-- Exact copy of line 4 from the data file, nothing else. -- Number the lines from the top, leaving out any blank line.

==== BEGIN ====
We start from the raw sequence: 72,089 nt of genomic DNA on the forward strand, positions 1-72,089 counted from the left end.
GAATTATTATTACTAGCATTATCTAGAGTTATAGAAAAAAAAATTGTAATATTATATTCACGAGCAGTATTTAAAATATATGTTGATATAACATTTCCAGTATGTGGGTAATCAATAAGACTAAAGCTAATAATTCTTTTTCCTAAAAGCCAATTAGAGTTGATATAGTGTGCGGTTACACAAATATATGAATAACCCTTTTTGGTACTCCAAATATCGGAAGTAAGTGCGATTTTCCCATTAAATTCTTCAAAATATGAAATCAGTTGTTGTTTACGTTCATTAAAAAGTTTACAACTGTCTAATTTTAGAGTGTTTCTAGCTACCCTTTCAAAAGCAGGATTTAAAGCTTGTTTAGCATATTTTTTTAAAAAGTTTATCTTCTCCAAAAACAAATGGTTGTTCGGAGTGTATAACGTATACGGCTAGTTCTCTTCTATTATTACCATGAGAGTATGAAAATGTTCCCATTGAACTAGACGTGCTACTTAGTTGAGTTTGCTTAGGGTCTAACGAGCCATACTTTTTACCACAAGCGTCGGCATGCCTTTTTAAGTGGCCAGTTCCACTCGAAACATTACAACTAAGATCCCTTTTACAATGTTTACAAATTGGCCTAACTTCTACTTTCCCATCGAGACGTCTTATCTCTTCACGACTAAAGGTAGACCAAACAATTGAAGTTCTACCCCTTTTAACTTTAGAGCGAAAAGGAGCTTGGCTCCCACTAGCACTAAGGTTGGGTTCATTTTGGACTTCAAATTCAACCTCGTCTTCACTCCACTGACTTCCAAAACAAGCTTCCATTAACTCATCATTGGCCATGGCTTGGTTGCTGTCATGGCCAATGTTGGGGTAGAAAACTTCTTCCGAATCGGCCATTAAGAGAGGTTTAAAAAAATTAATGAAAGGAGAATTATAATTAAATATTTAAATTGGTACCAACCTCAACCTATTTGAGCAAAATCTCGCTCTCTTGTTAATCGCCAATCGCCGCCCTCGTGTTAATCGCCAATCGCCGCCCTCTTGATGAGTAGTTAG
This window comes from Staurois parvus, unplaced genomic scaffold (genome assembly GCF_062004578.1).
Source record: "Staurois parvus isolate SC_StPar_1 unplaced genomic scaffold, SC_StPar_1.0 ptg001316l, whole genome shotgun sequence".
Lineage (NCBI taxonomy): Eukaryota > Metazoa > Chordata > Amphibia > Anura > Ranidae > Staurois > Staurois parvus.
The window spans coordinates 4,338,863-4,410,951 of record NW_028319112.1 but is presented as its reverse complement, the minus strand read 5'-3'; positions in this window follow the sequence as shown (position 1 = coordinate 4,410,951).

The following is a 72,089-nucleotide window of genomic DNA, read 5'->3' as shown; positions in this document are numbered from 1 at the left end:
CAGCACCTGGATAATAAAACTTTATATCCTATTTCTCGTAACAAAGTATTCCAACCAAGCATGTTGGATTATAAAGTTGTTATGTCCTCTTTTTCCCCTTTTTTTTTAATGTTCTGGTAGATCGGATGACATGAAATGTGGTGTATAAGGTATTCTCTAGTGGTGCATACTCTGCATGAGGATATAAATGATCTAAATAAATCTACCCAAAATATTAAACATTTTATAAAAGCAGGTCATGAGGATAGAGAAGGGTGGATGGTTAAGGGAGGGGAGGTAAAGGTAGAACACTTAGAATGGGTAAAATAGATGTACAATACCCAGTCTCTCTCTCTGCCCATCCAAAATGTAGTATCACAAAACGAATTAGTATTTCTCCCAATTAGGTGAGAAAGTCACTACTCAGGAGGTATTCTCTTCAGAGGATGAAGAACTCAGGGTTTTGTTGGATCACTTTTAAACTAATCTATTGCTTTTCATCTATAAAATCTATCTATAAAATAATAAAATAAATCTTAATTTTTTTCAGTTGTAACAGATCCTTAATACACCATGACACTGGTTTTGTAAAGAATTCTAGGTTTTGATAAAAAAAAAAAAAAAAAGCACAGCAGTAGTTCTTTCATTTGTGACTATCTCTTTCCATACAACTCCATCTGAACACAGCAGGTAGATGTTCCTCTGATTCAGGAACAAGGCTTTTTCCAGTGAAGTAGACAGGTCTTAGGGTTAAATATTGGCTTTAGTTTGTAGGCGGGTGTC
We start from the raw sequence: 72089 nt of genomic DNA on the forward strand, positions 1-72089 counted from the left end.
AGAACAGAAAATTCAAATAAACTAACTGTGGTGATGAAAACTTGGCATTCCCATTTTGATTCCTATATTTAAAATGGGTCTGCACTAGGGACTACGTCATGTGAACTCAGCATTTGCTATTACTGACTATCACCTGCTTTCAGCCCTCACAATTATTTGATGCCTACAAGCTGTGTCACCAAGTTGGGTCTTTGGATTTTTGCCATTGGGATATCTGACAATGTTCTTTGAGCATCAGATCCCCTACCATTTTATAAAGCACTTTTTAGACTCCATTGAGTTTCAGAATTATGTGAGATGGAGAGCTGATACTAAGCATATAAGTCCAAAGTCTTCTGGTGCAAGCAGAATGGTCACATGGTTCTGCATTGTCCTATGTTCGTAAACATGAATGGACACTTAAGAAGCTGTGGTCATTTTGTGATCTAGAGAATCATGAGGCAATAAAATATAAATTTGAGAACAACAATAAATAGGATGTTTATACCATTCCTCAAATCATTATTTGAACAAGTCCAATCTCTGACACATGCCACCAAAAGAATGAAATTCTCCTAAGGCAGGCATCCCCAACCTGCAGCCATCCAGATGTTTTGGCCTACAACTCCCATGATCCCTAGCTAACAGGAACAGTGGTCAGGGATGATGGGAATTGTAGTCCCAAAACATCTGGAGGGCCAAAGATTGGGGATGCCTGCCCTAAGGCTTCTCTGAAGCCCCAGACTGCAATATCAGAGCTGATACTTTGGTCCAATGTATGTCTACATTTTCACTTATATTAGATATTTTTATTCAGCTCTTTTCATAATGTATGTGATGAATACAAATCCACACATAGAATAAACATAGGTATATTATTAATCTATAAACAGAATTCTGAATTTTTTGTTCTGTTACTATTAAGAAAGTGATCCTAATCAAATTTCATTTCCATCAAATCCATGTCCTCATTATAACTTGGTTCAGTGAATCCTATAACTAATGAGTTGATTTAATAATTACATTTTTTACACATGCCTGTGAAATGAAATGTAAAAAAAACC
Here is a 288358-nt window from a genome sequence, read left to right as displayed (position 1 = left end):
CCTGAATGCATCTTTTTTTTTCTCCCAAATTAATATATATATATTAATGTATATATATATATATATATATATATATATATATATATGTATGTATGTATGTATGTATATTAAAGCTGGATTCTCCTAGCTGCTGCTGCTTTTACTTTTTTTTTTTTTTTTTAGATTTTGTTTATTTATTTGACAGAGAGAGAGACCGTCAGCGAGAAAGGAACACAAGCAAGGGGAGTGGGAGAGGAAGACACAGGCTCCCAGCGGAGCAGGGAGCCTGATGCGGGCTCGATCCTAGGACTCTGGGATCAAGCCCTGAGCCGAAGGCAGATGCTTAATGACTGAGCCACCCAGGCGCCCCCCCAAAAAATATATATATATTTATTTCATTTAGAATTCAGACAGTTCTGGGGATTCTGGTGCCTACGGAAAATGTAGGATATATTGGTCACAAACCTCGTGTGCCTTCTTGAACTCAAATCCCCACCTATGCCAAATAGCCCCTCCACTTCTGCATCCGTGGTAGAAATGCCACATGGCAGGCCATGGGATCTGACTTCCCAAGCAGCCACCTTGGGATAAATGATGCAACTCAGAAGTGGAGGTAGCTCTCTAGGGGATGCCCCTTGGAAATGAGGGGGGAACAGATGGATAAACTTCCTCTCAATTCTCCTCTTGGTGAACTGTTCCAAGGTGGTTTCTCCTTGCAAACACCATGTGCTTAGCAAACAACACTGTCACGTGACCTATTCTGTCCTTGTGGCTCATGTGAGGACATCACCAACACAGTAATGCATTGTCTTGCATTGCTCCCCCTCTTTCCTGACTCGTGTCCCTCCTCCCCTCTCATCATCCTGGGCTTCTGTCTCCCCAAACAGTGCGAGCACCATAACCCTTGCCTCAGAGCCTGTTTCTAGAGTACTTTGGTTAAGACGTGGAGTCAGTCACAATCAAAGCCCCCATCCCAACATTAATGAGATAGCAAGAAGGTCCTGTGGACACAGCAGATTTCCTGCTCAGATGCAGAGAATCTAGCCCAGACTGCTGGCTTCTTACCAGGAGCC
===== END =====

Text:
Source record: "Staurois parvus isolate SC_StPar_1 unplaced genomic scaffold, SC_StPar_1.0 ptg001316l, whole genome shotgun sequence".